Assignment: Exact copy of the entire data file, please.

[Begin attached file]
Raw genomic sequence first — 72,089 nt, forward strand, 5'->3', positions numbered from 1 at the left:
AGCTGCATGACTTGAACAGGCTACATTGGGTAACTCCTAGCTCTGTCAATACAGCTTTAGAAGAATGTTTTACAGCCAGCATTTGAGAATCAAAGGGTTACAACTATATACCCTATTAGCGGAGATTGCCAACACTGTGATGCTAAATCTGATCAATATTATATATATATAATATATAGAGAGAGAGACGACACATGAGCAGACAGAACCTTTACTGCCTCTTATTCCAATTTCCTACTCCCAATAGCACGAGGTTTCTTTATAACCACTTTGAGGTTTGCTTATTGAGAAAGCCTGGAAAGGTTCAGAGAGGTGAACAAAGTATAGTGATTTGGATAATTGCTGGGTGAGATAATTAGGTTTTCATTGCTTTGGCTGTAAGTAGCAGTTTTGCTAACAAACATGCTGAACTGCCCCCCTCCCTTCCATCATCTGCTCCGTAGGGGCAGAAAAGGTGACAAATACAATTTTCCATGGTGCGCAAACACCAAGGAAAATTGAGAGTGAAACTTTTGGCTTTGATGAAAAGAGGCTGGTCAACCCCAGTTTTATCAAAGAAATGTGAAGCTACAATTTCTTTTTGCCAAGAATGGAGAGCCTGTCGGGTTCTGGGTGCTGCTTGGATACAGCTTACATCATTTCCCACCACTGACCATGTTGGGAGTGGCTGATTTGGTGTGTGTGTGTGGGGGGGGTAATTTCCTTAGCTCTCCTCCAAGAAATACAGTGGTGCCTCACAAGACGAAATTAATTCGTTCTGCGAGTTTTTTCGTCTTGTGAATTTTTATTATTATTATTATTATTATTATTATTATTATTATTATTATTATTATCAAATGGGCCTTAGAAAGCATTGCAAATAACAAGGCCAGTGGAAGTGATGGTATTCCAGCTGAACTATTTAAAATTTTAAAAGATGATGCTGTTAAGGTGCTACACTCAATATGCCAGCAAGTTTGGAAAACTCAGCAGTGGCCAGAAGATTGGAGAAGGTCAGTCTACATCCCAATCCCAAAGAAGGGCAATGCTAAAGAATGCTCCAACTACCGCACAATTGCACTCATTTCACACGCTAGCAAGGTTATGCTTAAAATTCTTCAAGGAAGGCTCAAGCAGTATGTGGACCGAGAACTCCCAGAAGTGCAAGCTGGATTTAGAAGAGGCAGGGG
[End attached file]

Raw genomic sequence first — 72,089 nt, forward strand, 5'->3', positions numbered from 1 at the left:
AGCTGCATGACTTGAACAGGCTACATTGGGTAACTCCTAGCTCTGTCAATACAGCTTTAGAAGAATGTTTTACAGCCAGCATTTGAGAATCAAAGGGTTACAACTATATACCCTATTAGCGGAGATTGCCAACACTGTGATGCTAAATCTGATCAATATTATATATATATAATATATAGAGAGAGAGACGACACATGAGCAGACAGAACCTTTACTGCCTCTTATTCCAATTTCCTACTCCCAATAGCACGAGGTTTCTTTATAACCACTTTGAGGTTTGCTTATTGAGAAAGCCTGGAAAGGTTCAGAGAGGTGAACAAAGTATAGTGATTTGGATAATTGCTGGGTGAGATAATTAGGTTTTCATTGCTTTGGCTGTAAGTAGCAGTTTTGCTAACAAACATGCTGAACTGCCCCCCTCCCTTCCATCATCTGCTCCGTAGGGGCAGAAAAGGTGACAAATACAATTTTCCATGGTGCGCAAACACCAAGGAAAATTGAGAGTGAAACTTTTGGCTTTGATGAAAAGAGGCTGGTCAACCCCAGTTTTATCAAAGAAATGTGAAGCTACAATTTCTTTTTGCCAAGAATGGAGAGCCTGTCGGGTTCTGGGTGCTGCTTGGATACAGCTTACATCATTTCCCACCACTGACCATGTTGGGAGTGGCTGATTTGGTGTGTGTGTGTGGGGGGGGTAATTTCCTTAGCTCTCCTCCAAGAAATACAGTGGTGCCTCACAAGACGAAATTAATTCGTTCTGCGAGTTTTTTCGTCTTGTGAATTTTTATTATTATTATTATTATTATTATTATTATTATTATTATTATTATTATCAAATGGGCCTTAGAAAGCATTGCAAATAACAAGGCCAGTGGAAGTGATGGTATTCCAGCTGAACTATTTAAAATTTTAAAAGATGATGCTGTTAAGGTGCTACACTCAATATGCCAGCAAGTTTGGAAAACTCAGCAGTGGCCAGAAGATTGGAGAAGGTCAGTCTACATCCCAATCCCAAAGAAGGGCAATGCTAAAGAATGCTCCAACTACCGCACAATTGCACTCATTTCACACGCTAGCAAGGTTATGCTTAAAATTCTTCAAGGAAGGCTCAAGCAGTATGTGGACCGAGAACTCCCAGAAGTGCAAGCTGGATTTAGAAGAGGCAGGGG